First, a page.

How to actually make money from your app


Contrary to popular belief, it’s unlikely that you’ll become an instant millionaire by developing a mobile app.

Think about it this way: There are about 1.5 million apps on the iOS App Store, and while there were about 156 billion downloads last year, only a quarter of those were actually opened once downloaded.

Adding to the fuel is the fact that most apps are free to purchase – the average cost of an app is about $1, and only 10% of all apps are actually paid for.

So as a developer how do you make a buck in this environment?

We are seeing more and more developers find alternate ways to make money from apps. Some turning to advertisements, others off-selling consumer details to third party providers and most commonly, in-app purchases, where developers hope consumers get so hooked to the app that they are willing to pay for more features or add-ons.

But it’s really not getting any easier. Gartner estimates that only 1% of apps are actually financial successes and by 2018, this will whittle down to 0.01%.

That’s why making app development sustainable is more important than ever. Especially for independent app developers who are the ones that really struggle to make any money from app development.

So if you are thinking about developing an app, here’s a few things to consider to ensure you’re not spending endless hours and money on an app that’s only going to get a handful of users.

Find your niche

The most popular apps backed by big brands like Google and Facebook have strong holds on their respective markets.

Don’t compete with them for the Swiss Army Knife of apps — find a niche area that you’re passionate about and focus on it. You can also reuse the same utility or framework over and over again to create another app if you focus on one niche.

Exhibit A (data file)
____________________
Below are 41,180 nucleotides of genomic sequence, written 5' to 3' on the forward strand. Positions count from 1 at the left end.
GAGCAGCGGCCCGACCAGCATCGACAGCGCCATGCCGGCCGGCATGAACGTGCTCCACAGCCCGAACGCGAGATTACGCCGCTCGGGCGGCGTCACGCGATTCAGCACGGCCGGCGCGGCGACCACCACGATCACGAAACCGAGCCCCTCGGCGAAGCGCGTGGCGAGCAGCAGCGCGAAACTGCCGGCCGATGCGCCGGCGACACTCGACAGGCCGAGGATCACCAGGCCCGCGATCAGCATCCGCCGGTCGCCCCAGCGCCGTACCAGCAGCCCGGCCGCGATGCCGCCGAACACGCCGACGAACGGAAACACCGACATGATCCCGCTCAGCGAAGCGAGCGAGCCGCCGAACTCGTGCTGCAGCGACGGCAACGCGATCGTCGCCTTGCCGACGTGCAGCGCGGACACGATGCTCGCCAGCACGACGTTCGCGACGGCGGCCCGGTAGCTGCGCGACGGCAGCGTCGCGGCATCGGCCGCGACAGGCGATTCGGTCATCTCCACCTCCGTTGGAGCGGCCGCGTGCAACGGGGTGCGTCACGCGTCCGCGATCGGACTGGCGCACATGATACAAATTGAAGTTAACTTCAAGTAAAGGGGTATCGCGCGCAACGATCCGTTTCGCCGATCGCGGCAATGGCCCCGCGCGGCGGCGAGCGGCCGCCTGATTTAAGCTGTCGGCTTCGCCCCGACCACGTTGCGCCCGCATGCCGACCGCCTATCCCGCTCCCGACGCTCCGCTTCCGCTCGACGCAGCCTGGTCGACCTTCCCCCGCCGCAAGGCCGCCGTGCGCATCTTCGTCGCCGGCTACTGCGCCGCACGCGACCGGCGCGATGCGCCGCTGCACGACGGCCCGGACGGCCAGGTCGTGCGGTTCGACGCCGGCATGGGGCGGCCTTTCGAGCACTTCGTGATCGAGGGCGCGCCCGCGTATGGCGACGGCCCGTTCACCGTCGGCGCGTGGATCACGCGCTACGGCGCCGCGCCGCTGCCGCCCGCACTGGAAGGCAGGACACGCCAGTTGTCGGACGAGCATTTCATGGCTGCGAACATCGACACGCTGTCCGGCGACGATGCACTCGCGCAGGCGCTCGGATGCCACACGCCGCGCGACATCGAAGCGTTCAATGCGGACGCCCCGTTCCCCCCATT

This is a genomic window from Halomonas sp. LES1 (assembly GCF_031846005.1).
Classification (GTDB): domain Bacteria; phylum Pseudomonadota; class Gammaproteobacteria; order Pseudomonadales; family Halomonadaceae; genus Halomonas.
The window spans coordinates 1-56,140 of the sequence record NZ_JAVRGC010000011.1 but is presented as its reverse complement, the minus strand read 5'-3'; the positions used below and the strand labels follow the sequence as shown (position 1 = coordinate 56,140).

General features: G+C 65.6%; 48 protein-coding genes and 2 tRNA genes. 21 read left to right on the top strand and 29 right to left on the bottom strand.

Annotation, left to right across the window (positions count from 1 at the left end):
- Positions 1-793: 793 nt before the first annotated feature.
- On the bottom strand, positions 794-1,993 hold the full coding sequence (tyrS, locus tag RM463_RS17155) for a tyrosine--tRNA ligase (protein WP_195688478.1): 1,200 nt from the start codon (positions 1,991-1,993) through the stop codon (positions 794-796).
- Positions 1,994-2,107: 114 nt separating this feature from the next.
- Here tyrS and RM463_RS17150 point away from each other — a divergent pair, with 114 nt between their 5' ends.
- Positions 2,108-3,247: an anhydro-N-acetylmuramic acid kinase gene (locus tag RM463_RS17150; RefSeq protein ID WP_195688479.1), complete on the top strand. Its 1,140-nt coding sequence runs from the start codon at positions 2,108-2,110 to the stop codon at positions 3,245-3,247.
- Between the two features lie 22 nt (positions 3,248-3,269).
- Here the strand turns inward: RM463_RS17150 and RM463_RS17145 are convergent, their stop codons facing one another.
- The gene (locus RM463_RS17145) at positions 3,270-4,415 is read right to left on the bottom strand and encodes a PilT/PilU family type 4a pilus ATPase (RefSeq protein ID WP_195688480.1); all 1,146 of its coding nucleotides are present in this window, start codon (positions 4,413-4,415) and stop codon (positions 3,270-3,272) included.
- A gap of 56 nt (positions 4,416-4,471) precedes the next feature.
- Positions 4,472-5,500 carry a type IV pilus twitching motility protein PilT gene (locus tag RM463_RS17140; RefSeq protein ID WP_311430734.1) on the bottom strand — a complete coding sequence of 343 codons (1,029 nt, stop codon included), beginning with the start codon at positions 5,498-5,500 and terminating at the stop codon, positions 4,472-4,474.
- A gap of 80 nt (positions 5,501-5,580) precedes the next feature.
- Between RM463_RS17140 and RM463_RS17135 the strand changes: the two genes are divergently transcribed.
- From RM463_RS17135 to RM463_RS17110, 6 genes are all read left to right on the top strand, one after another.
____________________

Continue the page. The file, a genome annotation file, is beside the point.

That way you’re not starting from scratch each time you want to develop an app.

Design, build and get it out fast

Make sure you get your app out the door fast. Don’t spend months building something to only find there is no demand for it.

Remember you can always update, refine and add new features once you have a better understanding of user adoption, so don’t try to bake everything into the app on the first run.

Get it out as soon as possible and spend as little time and money as you can on creating the app, at least until you know how successful it will be.

Use popular back-end web services

There’s lots to think about when developing an app beyond just writing the code to make the app work.

You also need to maintain the app so you don’t experience something like a server failure thanks to heavy traffic, which can take down your app and hugely impact on the user experience. That’s where off-the-shelf back-end web services like CloudKit can help.

Rely on a third party provider to get networking functionality with minimal work, so you can focus on the actual build of the app.

Monitor adoption rates

Once you have an app up and running, closely monitor how much traction your app is actually getting. Don’t just look at download rates but open and use rates as well. Are users only interacting with the app once and then discarding? If you’re offering in-app purchases, are users buying them?

If it’s tracking well, then you might want to invest a bit more time into adding or refining features. If not, you need to assess whether it makes sense to keep investing in the app or if it’s time to back out.

The key to remember is that today, consumers are so use to downloading mobile apps for free the thought of paying any more than a few dollars is absurd.

And while this is great for consumers, unless you are the likes of Google, Facebook or Kim Kardashian — with a huge development team and branding behind you — you’ll likely struggle to make it big through app development.

So be realistic when approaching app development.

Understand it’s not as easy as some may make it out to be, to make money. Know what’s already out there and don’t spend huge amounts of time and effort until you know it will be a success.

As it becomes even easier for almost anyone to create apps it will only become increasingly harder to make any money.

That’s why sustainable app development is so important — it is possible but it requires dedication and nous to get right.

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Sebastian Pedavoli is the co-founder and creative director of Proxima.
  • Oliver Woodbridge

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